IOSH is working closely with the World Health Organization (WHO) to share the latest information and guidance on the coronavirus and how to stay healthy at work.
Coronavirus (COVID-19) can cause more severe symptoms in people with weakened immune systems, older people, and those with pre-existing medical conditions like diabetes, cancer, high blood pressure, heart disease and chronic lung disease.
Whilst the UK Chief Medical Officers have raised the risk to the public to moderate, the risk of catching COVID-19 depends on where you live or where you have travelled recently. The risk of catching it within the workplace is low.
However, employers have a role to play in preventing the spread of this disease by taking sensible action to prevent the spread of COVID-19 such as ensuring that workers have access to appropriate hygiene facilities such hot water, soap and bins to get rid of used tissues.
Workers are advised to maintain good hygiene standards around the workplaceby following the latest advice from the World Health Organisation’s (WHO) website which includes the following basic protective measures:
- Wash your hands frequently with alcohol-based hand wash or wash with soap and water
- Maintain social distancing- maintain at least 1 meter (3 feet distance) between yourself and anyone who is coughing or sneezing
- Avoid touching eyes, mouth and nose
- Practice respiratory hygiene
- Stay informed and follow the advice given by health care providers
In the UK, the National Health Service (NHS) has advised that most people can continue to go to work, school and other public places, and that self-isolation is only to be undertaken if the individual is advised to do so by the 111 online coronavirus service or a medical professional. Read the full NHS advice here.
Emergency planning advice:
IOSH advises that businesses follow good practice in emergency planning, preparedness and response. This can be achieved by adopting the following steps:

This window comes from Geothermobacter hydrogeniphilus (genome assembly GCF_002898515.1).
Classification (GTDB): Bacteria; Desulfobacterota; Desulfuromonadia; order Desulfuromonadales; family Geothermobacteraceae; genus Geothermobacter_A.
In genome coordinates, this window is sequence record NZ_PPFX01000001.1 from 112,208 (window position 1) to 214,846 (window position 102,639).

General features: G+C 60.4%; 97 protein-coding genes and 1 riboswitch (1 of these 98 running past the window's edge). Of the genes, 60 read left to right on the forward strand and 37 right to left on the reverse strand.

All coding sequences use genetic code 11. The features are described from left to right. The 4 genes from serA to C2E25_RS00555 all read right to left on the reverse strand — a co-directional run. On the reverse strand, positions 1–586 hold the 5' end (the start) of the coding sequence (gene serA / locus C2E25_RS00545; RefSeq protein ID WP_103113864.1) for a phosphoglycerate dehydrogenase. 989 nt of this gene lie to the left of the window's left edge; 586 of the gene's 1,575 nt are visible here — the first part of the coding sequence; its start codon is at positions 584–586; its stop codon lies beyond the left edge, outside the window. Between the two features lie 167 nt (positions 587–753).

- Develop a response plan for if someone in the workplace becomes ill with suspected COVID-19. This should include the immediate response e.g. isolate the individual and contact the local health authority and also how you plan to identify persons who may be at risk without stigma or discrimination
- Explore ways of remote working (teleworking) that will allow workers to continue their work from home
- Develop a business continuity plan for an outbreak, which covers:
- How your organisation will continue to function if workers, contractors and suppliers cannot come to your place of business
- Communicate to workers and contractors about the plan and their role in it
- Ensure the plan addresses mental health and social consequences of a case of COVID-19 in the workplace
For further information on emergency planning read WHO document Getting your workplace ready for COVID-19 or UK Government Guidance Preparing for emergencies.
Managing the safety, health and security of workers:
IOSHs research report Managing the safety, health and security of mobile workers, sets out the aspects of safety, health and security for which organisations should take responsibility when dealing with workers travelling for work or on international assignment.
Developed jointly by the International SOS Foundation, this occupational safety and health practitioners guide emphasises the need for dynamic risk assessment and planning for critical situations.
For the latest information and advice for you and your business, WHO have put together an important guide for OSH and healthcare professionals: Coronavirus disease (COVID-19) outbreak: rights, roles and responsibilities of health workers, including key considerations for occupational safety and health.